Sometimes as I run down one of the local running paths and a quick bouncy runner bounds past me, or as I run on the treadmill and the guy on one side plots along as a slower pace and the girl on the other side cranks her speed up to a sprint I get discombobulated. Without thinking about it my body starts trying to keep up or over take the runners around me. I start to make my run more about the people around me than it should be. I’ve had conversations with other runners who question the half-marathon training program I’ve picked and make it sound like it doesn’t compare to the miles they are running.
Sometimes as I write here at Evolving Mommy or for the other sites I am lucky to write for I hear about the success of other people and I feel the need to compare myself. “Should I be writing differently?” “Why haven’t as many people shared my lasagna recipe, when it’s just as good?” “I’ll never have as many followers as they do.” Or even, “I have more followers than they do, why did they get that opportunity?”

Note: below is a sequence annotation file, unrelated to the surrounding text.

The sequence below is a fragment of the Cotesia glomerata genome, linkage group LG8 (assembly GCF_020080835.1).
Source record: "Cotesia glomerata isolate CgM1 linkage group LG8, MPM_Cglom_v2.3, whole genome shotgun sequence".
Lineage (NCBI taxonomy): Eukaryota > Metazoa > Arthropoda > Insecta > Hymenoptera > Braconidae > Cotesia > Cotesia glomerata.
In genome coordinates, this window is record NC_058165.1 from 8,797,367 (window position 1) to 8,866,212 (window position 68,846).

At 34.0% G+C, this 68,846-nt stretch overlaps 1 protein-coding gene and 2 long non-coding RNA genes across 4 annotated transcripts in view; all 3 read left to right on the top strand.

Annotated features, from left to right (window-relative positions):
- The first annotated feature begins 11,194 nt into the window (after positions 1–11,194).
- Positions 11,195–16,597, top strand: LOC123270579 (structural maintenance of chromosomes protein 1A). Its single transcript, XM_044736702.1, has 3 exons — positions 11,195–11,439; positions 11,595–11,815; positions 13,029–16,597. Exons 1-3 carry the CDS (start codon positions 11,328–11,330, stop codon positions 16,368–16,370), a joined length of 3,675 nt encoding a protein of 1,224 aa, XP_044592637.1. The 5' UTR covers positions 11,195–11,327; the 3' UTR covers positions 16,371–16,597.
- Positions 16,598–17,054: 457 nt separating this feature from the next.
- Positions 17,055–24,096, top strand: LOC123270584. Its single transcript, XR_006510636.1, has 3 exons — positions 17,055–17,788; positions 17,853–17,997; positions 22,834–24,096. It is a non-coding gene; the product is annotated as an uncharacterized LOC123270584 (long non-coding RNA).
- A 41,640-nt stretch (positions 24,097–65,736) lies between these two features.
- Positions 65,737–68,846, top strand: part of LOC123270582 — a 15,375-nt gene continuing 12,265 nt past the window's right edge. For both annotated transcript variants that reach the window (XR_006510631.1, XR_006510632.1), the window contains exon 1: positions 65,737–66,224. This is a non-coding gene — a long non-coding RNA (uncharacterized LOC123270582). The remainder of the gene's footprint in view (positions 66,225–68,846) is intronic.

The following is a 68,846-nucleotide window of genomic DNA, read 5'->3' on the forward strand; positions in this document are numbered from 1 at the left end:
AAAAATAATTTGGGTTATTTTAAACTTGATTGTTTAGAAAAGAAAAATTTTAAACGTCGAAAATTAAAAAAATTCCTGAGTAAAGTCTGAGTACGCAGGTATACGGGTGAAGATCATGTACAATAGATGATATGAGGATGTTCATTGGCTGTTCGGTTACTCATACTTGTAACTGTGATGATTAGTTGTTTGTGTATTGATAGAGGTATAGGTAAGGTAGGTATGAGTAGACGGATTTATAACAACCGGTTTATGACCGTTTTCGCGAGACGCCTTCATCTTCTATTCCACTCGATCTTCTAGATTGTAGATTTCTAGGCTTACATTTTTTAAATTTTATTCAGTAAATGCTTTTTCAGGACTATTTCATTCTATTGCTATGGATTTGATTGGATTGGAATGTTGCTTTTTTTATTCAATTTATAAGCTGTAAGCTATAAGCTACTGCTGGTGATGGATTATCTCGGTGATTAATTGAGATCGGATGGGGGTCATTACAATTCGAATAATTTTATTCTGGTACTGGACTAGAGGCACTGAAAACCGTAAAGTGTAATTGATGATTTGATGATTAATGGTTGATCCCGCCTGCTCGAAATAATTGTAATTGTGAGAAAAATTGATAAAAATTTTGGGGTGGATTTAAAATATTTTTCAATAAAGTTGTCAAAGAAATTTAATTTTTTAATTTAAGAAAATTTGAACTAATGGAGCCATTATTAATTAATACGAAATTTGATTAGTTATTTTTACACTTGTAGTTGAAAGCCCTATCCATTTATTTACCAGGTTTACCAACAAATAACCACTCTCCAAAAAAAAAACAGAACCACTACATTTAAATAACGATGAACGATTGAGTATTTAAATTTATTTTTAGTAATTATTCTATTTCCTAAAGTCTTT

Every mother has an opinion on how to do things. A lot of mothers are fine with doing things their way and not making judgement even if you do things differently. Some mothers will happily pass judgement if you didn’t meet their criteria for successful breastfeeding, or if you chose a different birth experience for having your baby. These same mothers will pretend they are making conversation and simply asking questions about how your baby is sleeping or if your kindergartner is reading chapter books when really they’re only asking for the sake of competition.
The need we all feel at times to keep up with everyone else is powerful. In moments of self-doubt those feelings can go from annoying to overwhelming. We all want to succeed. The trouble is, can we really succeed if we’re measuring ourselves against other people’s ideas of success? In these moments I have to remind myself of one important thing. One enormously important rule. This rule is not just for running, it applies to life.
Run your own race, Catherine. Don’t compare yourself to others. Don’t measure your successes against what other people are doing. This life is mine. This race is my own.
Sometimes I have to repeat it to myself over and over – Run your own race, run your own race, run your own race – as I navigate a challenge. Sometimes all it takes is a single reminder to put me back on the right path. The path where I set my challenges, run my own race and forget about what they’re doing. Because really, who cares what they’re doing?